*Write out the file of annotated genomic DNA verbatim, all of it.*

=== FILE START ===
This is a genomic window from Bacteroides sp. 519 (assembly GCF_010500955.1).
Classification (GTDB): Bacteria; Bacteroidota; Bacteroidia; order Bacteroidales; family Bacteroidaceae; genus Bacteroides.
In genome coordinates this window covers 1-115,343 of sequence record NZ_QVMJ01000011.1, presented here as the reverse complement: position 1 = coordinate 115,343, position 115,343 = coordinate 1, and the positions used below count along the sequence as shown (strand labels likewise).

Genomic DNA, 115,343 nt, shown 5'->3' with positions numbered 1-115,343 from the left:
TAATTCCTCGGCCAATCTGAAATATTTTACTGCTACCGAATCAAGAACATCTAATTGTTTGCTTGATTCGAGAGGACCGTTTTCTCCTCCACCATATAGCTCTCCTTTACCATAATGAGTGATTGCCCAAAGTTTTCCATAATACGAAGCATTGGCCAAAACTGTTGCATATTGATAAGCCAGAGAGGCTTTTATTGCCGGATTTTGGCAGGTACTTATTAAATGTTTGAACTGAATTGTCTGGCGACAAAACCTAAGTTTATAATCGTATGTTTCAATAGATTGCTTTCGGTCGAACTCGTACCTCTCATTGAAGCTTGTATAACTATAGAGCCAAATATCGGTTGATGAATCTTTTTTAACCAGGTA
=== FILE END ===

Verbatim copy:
This is a genomic window from Bacteroides sp. 519 (assembly GCF_010500955.1).
Classification (GTDB): Bacteria; Bacteroidota; Bacteroidia; order Bacteroidales; family Bacteroidaceae; genus Bacteroides.
In genome coordinates this window covers 1-115,343 of sequence record NZ_QVMJ01000011.1, presented here as the reverse complement: position 1 = coordinate 115,343, position 115,343 = coordinate 1, and the positions used below count along the sequence as shown (strand labels likewise).

Genomic DNA, 115,343 nt, shown 5'->3' with positions numbered 1-115,343 from the left:
TAATTCCTCGGCCAATCTGAAATATTTTACTGCTACCGAATCAAGAACATCTAATTGTTTGCTTGATTCGAGAGGACCGTTTTCTCCTCCACCATATAGCTCTCCTTTACCATAATGAGTGATTGCCCAAAGTTTTCCATAATACGAAGCATTGGCCAAAACTGTTGCATATTGATAAGCCAGAGAGGCTTTTATTGCCGGATTTTGGCAGGTACTTATTAAATGTTTGAACTGAATTGTCTGGCGACAAAACCTAAGTTTATAATCGTATGTTTCAATAGATTGCTTTCGGTCGAACTCGTACCTCTCATTGAAGCTTGTATAACTATAGAGCCAAATATCGGTTGATGAATCTTTTTTAACCAGGTA